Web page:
Tuesday, April 17, 2007

Political Outrage and Free Speech.

The furore surrounding the 15 British sailors captured by Iran and their subsequent selling of their stories to newspapers, is very telling of how the political system works in Britain. It illustrates how the right wing tabloids are allowed to control the political debate and even dictate government decisions.

More interesting, however, is the fact that no one seems to question whether the Defence Sectary had any right to ban the sailors from selling their stories. Even the Guardian, in today's leader, calls the initial decision of allowing the sailors to sell their stories, as "jaw-droppingly inept".

Yet, I must wonder how the government of country, which claims to adhere to human rights, can arbitrarily limit the sailors free speech and their freedom to contract. Forbidding individuals from receiving compensation for publishing their stories is a severe limitation of freedom of speech.

Of course British citizens do not have any constitutional rights which cannot be taken away by Parliament, but the UK has signed up to the European Convention of Human Rights. Article 8 of that convention states that "Everyone has the right to freedom of expression" and restrictions of this right are only allowed when such restrictions "are necessary in a democratic society, in the interests of national security, territorial integrity or public safety, for the prevention of disorder or crime, for the protection of health or morals, for the protection of the reputation or rights of others, for preventing the disclosure of information received in confidence, or for maintaining the authority and impartiality of the judiciary."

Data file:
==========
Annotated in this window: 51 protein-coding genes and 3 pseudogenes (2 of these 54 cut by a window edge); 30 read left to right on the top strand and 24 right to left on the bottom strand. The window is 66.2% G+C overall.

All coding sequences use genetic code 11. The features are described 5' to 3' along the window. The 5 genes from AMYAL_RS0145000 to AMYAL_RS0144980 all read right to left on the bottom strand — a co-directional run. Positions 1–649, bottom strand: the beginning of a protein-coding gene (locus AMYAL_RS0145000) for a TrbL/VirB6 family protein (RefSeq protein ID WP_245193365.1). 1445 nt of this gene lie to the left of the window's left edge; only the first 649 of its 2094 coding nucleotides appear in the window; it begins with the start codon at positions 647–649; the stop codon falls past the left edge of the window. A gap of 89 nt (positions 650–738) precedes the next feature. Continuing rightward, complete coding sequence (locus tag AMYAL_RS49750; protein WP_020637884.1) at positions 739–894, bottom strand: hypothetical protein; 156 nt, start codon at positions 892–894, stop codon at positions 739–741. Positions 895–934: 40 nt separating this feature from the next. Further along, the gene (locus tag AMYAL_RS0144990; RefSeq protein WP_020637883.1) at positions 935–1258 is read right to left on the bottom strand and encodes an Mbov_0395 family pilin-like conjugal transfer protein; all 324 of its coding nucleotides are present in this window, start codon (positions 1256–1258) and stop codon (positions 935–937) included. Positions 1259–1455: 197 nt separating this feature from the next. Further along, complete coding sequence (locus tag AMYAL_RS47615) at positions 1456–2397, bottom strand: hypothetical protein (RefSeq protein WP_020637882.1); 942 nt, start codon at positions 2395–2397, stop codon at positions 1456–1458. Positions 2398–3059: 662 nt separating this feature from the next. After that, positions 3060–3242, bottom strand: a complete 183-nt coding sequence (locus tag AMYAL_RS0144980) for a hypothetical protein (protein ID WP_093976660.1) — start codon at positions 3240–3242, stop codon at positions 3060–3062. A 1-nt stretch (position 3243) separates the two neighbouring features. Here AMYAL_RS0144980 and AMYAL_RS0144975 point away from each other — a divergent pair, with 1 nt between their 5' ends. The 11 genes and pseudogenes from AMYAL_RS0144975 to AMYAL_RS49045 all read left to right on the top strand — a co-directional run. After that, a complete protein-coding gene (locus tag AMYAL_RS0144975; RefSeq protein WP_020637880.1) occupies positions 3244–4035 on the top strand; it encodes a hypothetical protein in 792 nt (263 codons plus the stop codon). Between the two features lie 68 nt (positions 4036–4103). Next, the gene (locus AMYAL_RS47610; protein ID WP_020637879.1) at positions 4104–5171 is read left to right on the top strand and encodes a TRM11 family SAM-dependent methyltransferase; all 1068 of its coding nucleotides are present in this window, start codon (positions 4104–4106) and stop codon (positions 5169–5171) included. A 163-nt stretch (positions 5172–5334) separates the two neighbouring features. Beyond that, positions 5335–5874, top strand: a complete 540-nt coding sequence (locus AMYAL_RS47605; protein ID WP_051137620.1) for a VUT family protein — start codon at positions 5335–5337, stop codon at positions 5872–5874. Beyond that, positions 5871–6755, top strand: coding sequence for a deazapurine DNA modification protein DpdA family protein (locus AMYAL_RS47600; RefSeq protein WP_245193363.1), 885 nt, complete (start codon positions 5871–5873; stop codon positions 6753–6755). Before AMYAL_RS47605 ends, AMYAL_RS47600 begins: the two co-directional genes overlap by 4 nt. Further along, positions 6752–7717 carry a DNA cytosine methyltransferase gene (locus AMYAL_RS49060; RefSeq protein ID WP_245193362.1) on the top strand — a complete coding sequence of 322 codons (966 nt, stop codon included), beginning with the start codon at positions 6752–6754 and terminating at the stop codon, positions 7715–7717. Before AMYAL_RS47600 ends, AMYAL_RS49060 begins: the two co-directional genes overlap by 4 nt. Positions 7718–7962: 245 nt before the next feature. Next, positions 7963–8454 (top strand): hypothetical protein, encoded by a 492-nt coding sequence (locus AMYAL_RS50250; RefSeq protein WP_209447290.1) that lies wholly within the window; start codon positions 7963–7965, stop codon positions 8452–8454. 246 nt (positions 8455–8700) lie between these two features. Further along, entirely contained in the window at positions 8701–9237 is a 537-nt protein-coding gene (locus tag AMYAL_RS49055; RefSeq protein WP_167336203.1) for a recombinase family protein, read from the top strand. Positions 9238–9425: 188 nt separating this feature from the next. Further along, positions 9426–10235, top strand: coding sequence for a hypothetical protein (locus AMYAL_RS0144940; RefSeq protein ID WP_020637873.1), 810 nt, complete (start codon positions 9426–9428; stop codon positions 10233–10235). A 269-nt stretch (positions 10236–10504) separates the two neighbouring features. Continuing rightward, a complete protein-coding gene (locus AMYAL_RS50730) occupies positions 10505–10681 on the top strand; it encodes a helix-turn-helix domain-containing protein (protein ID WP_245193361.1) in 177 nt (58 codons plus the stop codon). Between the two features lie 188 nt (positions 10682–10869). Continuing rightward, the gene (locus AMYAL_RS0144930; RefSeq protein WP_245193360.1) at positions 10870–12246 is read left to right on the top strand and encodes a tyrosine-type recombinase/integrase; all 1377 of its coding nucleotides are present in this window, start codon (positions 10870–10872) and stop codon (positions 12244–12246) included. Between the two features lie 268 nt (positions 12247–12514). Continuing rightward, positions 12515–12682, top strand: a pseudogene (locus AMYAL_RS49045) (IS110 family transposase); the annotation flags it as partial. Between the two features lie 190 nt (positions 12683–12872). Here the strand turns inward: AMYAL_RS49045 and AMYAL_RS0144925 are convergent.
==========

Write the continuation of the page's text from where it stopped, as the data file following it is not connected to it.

The European Court of Human Rights, which is the judicial guardian of the convention, has consistently held that while certain limitations of freedoms are inherent in military service (see Kalac v. Turkey), such limitations must be "proportionate to the legitimate aim pursued" (see Smith & Grady v. UK).

Since the Ministry of Defence had decided that national security was not threatened by the sailors telling their stories, there is no good reason for them not to receive money for doing so. Neither national security nor public order was threatened by the sailors contracting with The Sun. While protection of the Royal Navy's image may be described as a legitimate aim relating to national security, it is not proportionate to so severely limit the sailors free speech.


At 18 April, 2007 10:15, Blogger karlund said...

This is exactly what I thought the first time I heard that the MoD allowed them to sell their story!
Why should that be a question at all? Only if the national security was at stake should they do that, but that was hardly the case in this situation...

At 18 April, 2007 20:01, Blogger Torsten Pedersen said...

Thank you Karlund, I thought it was only me who questioned the MoD actions. Its scary no-one has raised this point in the public debate.


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